Rob Oliver: Yeah. I had a family physician on Dr. Parks, and he said the challenge of being a family physician is that you have to have such a breadth of knowledge that it’s hard to keep a handle on. What’s your reaction to that concept?
Deborah Gilboa: I teach medical students in the office every week, and I always tell them that when they’re trying to figure out what field they want to go into, they first have to figure out if they are a generalist kind of person or a specialist kind of person. One of my best professors in residency, his roommate in Med school became an ophthalmologist, but not just an ophthalmologist who focuses on the eyeball and three inches of nerves, but a front of eye specialist. So really, like, 2 mm of geography and every possible thing that can happen within that area. That is a specialist personality, somebody who wants to know absolutely everything about something. Then you’ve got a Sesame Street generation folks, and we’d like things to change. Every 90 seconds. We want to see Big Bird in one room and then come into another room and have Ello and another room and talk to Maria in Spanish. When you’re in that situation, when you’re more of a generalist personality, you want to know something about everything. And that’s definitely who I am. I don’t need to know absolutely everything. I need to know where to find science based, evidence based, reputable, reliable information about anything pretty quickly. And I need to know what I don’t know so that I ask you questions.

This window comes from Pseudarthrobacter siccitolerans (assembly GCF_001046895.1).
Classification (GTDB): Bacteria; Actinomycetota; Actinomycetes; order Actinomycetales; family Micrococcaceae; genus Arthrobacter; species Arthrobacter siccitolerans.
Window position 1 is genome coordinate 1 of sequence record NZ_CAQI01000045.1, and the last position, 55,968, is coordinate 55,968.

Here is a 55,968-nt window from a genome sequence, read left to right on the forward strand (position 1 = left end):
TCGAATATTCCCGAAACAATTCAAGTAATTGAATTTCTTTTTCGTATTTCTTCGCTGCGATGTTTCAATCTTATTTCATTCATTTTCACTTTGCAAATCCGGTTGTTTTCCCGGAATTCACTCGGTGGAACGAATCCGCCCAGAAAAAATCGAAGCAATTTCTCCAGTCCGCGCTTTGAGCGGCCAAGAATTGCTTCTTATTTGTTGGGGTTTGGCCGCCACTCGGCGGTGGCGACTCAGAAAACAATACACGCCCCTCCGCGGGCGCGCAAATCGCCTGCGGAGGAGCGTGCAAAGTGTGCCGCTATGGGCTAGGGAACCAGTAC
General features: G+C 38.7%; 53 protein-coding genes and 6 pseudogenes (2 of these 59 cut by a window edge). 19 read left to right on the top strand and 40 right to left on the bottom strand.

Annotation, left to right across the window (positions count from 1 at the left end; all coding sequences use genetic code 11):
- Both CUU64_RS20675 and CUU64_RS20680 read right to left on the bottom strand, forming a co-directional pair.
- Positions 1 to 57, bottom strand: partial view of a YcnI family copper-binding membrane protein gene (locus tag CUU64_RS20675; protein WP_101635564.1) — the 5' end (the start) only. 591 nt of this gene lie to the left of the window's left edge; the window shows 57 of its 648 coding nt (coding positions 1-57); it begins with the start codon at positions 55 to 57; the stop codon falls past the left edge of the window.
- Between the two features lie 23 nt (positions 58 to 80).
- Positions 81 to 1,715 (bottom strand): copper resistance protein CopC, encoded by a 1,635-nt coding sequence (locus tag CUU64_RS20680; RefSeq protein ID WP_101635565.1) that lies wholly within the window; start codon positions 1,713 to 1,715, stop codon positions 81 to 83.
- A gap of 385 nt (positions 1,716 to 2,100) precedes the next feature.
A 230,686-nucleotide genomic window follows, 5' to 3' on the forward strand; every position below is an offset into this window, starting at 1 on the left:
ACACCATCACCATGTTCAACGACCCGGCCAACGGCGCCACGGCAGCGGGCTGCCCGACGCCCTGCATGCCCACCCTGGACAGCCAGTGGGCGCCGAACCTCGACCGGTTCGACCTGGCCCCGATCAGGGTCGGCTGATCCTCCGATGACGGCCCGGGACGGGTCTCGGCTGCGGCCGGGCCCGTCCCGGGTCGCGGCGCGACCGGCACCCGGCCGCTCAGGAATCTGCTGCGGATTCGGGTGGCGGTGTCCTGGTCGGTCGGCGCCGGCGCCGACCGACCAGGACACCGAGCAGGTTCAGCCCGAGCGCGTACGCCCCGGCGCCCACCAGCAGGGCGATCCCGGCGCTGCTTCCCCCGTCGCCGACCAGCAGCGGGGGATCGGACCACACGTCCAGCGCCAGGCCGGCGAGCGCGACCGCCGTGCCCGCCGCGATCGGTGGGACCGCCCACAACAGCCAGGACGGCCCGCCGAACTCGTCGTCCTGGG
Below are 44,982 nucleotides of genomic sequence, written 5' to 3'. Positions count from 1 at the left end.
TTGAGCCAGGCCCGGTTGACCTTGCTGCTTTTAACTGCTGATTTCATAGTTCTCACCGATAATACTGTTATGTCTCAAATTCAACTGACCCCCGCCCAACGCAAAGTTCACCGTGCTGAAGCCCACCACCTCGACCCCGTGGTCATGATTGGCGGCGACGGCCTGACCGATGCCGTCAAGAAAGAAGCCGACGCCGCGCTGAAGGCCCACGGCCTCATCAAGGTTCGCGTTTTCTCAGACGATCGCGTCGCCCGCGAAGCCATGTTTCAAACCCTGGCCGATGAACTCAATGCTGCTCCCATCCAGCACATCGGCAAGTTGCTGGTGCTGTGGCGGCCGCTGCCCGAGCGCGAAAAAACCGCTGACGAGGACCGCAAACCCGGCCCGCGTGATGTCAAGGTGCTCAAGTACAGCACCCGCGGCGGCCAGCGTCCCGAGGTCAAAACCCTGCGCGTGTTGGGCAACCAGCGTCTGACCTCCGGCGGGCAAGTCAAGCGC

Rob Oliver: I believe that we’re kindred spirit and that desire to have a broad range of knowledge. Sometimes it’s not a real deep depth of knowledge over the breath, but knowing where to get the information is very important. What does quality health care mean to you?
Deborah Gilboa: Quality health care, to me, is really the kind of health care that I get to practice where I work, meaning I am not just allowed but expected at my health center to dig deep and to be persistent and to recognize my patients expertise and my own expertise and figure out how to marry those.
Rob Oliver: Okay, you said you’re recognizing your patient expertise. Tell me more about that concept if you can.